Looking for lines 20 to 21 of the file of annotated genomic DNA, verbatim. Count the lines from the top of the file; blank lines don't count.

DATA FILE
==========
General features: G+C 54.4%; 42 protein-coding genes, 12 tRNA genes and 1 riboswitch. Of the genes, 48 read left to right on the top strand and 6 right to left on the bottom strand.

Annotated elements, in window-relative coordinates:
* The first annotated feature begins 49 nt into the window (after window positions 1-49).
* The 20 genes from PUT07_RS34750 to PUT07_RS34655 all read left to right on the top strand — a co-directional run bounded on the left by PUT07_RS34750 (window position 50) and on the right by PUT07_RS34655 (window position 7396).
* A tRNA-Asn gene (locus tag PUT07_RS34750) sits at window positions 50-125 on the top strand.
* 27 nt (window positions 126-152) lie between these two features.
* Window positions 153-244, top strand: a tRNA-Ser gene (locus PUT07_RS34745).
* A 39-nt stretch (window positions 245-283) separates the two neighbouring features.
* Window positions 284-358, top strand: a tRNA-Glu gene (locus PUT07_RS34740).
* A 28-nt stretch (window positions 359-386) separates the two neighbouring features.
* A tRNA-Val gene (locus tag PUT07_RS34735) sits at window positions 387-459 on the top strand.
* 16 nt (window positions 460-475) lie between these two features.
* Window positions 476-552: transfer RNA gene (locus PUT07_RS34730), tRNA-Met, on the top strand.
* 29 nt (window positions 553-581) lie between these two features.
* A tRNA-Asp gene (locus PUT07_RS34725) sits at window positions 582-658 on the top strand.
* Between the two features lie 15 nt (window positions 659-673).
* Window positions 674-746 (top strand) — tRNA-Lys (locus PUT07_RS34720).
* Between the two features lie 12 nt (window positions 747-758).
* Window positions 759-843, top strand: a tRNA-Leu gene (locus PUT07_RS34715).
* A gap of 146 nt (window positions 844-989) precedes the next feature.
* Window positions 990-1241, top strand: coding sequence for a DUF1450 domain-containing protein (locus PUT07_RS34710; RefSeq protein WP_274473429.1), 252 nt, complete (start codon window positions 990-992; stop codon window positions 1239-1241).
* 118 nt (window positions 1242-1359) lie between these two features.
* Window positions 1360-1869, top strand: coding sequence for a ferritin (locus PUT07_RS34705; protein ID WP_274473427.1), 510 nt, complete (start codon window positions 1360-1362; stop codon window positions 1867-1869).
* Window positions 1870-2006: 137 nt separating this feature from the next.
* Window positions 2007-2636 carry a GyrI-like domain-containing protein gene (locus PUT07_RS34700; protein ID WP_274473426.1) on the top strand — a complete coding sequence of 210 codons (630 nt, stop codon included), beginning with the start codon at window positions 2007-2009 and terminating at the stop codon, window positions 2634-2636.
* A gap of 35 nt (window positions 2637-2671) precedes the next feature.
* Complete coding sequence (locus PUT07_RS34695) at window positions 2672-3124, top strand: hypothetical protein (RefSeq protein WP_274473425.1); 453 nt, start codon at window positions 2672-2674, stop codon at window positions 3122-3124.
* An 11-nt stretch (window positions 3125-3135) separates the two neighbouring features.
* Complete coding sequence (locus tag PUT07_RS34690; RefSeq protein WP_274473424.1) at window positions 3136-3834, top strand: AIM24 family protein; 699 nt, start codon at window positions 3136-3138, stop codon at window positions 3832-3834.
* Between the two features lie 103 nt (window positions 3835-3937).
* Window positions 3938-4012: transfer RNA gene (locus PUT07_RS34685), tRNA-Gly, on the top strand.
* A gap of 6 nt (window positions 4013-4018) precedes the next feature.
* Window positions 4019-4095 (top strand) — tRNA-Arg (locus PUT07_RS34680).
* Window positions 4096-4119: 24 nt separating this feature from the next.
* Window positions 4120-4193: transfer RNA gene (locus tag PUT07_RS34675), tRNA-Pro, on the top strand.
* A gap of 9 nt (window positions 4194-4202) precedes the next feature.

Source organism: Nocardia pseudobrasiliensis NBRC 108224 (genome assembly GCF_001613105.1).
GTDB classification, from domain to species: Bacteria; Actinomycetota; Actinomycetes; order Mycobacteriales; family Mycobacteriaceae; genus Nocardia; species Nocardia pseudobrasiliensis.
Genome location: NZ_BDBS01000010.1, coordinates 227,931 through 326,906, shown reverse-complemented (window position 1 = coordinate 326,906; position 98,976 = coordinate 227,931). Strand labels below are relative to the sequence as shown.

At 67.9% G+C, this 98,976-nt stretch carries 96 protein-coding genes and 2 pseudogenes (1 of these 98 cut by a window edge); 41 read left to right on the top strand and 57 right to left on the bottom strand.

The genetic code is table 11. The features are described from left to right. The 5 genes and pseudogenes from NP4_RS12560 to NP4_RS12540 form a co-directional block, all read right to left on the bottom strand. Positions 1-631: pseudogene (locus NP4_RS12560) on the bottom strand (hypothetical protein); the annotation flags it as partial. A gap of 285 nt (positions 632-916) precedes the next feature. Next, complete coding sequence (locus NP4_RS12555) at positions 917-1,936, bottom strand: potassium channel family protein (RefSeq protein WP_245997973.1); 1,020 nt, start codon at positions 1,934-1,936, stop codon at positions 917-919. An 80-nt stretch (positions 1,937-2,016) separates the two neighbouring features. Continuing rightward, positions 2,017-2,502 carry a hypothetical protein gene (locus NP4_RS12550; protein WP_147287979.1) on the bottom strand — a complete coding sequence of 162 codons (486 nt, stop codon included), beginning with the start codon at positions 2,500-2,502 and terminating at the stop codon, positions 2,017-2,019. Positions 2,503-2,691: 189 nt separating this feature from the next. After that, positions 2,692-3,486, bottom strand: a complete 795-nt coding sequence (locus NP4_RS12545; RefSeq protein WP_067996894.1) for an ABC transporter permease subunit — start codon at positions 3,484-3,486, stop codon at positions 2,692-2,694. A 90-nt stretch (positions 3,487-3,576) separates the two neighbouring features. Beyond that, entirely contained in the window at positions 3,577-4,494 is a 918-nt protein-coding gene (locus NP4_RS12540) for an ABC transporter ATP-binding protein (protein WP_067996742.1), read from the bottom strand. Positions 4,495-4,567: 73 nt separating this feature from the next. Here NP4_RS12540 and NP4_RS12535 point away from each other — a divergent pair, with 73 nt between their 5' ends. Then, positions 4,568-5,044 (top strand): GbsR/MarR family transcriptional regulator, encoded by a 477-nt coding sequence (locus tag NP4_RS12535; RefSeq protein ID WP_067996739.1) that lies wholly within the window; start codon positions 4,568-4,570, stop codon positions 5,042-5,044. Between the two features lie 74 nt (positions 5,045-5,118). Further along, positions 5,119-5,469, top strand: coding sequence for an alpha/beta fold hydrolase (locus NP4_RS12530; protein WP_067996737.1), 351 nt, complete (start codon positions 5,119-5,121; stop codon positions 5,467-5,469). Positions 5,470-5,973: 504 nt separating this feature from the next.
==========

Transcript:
* A gap of 146 nt (window positions 844-989) precedes the next feature.
* Window positions 990-1241, top strand: coding sequence for a DUF1450 domain-containing protein (locus PUT07_RS34710; RefSeq protein WP_274473429.1), 252 nt, complete (start codon window positions 990-992; stop codon window positions 1239-1241).